So maybe it’s only right I’m using a shallow, yet pleasing, method of analysis to discuss a similiarly consumer-drizen, yet undeniably helpful, mass faze.

I had a rather stressful time last week – one of my stories seemed to no longer be “a story” (a weird turn of phrase likely used too often by journalists), and I was feeling a bit lonely and weird.

After graduating from college this June and immediately moving into an apartment house in Georgetown, I often struggled to “find myself” and missed being able to text my best friends and hang out with them instantly.

By the end of the summer, I made more of an effort to make plans with other Dartmouth students in D.C., and I also developed a great appreciation for solitude, and its calming, self-actualizing (Hi Mia!) properties.

Still, coming (and at the same time returning) to a new (yet also my own) country introduced another set of challenges. I am at once able to physically fit in, and also noticeably different. Despite my ability to converse and interview in Spanish, my accent often gives me away: I am often mistaken for a Brazilian, Uruguayan and of course, estadounidense. But it doesn’t stop at my voice – I give myself away with my ways of dressing, of sneezing, of walking and of even looking around a café.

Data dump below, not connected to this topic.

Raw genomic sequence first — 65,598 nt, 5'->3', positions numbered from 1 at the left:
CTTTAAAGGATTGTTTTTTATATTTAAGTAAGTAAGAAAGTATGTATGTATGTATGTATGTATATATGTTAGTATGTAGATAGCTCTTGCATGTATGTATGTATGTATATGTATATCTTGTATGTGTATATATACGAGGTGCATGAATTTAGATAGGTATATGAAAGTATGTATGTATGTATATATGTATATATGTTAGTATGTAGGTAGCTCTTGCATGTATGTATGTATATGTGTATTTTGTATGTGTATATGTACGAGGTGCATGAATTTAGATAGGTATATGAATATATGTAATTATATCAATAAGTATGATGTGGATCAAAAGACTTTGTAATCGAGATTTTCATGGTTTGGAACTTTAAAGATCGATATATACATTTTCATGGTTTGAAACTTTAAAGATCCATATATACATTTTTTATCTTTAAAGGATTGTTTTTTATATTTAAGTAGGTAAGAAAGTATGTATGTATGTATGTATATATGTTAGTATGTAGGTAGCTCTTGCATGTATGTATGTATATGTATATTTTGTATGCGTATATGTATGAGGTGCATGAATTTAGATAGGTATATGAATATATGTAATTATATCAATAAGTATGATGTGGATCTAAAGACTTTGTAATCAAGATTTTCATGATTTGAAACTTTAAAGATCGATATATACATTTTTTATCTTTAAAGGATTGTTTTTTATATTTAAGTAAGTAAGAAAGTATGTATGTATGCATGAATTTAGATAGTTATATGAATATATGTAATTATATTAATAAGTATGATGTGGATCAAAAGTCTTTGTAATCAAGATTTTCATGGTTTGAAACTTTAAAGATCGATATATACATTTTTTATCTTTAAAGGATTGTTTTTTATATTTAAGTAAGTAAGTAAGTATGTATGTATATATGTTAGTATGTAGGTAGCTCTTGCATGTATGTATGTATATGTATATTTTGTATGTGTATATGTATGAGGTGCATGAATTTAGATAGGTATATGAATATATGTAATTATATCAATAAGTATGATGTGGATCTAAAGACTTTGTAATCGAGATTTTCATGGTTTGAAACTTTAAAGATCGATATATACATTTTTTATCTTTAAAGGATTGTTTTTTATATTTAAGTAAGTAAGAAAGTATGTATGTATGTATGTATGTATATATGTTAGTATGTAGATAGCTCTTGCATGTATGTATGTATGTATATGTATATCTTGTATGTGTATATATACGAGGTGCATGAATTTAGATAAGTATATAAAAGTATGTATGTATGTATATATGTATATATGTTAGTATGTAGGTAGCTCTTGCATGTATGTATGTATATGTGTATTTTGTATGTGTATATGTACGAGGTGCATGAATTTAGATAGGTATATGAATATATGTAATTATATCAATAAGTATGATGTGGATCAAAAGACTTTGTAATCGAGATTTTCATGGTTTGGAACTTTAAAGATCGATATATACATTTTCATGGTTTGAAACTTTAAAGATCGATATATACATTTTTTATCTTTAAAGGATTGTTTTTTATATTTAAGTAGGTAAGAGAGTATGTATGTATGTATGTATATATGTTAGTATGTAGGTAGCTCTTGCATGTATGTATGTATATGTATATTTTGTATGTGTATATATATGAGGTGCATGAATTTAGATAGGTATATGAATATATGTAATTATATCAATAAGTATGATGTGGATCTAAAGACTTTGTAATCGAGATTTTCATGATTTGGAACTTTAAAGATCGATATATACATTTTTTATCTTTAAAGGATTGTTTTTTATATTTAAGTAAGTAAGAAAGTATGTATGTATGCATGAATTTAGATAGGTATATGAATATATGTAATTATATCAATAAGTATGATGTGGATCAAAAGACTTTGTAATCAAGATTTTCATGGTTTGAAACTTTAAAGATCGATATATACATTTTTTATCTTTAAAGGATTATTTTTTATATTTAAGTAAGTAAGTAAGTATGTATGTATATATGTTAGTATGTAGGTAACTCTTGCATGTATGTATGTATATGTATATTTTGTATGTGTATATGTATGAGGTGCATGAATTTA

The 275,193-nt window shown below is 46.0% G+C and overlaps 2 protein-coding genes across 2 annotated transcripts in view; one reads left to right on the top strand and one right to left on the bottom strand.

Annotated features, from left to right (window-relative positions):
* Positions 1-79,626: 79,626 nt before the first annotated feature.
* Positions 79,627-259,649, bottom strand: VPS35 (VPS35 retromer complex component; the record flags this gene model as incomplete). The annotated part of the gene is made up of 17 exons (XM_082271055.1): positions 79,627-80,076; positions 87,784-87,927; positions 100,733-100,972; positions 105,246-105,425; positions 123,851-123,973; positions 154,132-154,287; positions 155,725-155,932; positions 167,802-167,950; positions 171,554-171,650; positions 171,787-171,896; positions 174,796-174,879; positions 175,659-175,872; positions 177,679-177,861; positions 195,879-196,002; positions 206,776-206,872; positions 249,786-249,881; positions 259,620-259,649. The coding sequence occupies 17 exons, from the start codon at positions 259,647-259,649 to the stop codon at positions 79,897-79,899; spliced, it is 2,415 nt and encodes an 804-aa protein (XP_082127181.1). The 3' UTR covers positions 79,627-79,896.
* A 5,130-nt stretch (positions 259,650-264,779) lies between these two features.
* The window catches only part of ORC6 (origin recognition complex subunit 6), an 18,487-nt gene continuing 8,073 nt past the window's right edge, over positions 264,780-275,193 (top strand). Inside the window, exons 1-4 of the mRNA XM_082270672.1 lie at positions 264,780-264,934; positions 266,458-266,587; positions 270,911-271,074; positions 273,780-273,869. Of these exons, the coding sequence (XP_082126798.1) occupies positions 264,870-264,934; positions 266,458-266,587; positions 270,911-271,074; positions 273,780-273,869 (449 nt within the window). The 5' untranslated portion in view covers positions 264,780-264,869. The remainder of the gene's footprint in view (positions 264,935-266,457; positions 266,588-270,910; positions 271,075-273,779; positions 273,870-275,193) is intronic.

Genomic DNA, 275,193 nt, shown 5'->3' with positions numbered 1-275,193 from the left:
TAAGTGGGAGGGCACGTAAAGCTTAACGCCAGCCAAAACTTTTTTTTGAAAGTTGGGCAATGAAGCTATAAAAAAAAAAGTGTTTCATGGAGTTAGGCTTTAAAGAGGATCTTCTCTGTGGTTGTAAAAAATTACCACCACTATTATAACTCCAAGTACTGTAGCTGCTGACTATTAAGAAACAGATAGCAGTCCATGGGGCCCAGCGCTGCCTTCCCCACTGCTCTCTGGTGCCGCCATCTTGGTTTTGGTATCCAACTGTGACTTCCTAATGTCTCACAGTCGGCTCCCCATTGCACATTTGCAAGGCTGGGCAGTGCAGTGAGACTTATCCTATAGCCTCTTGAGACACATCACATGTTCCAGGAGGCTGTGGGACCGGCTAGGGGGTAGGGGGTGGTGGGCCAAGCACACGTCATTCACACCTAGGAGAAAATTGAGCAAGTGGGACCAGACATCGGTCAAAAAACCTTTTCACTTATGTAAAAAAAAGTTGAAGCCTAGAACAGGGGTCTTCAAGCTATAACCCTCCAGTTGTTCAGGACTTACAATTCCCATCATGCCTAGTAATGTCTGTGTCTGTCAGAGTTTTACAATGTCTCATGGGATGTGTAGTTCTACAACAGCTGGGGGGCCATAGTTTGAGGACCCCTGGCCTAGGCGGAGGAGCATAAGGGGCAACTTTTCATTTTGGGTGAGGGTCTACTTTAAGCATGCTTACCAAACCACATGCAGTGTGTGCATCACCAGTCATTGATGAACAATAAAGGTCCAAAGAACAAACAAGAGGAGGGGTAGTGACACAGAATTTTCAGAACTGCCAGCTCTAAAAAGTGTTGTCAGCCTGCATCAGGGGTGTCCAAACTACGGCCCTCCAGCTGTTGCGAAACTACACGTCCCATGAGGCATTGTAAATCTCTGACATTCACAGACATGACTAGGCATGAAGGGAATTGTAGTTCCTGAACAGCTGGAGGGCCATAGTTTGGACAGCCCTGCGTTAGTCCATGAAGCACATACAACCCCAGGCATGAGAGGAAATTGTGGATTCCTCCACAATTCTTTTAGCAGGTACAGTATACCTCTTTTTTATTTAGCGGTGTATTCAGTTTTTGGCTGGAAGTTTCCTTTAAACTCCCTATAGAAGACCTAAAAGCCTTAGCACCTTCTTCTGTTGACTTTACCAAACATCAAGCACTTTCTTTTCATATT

For the past three weeks, I’ve let myself constantly worry about “giving myself away.” One day this week, I felt particularly low, and just wished I could automatically “be” Colombian.

Then, I took a nap, had some food and went to Rumba class with a clear head, and I thought some thoughts.

So here’s how Rumba/Zumba helped me destress and re-evaluate my approach to living and enjoying myself in a foreign country:

1) It’s good to know the basics, but no one’s perfect. 

Dance is a language all on its own, and I am so grateful to have learned strong ballet and jazz technique at a young age. Even though I was basically a back-row Nia to my own Miss Abby who loved to ask only me to do extra sit-ups, I know I developed a discipline and attention to detail that has helped me in a lot of ways – particularly dance.

But after not dancing for a year or two and then taking up modern dance, ballet and Zumba, it took several weeks of classes to get back into the mode of watching someone dance and internalizing it. The best Zumba teachers I’ve had get that this is a difficult foundational skill to acquire, and will either demonstrate moves or use the same routines for weekly classes.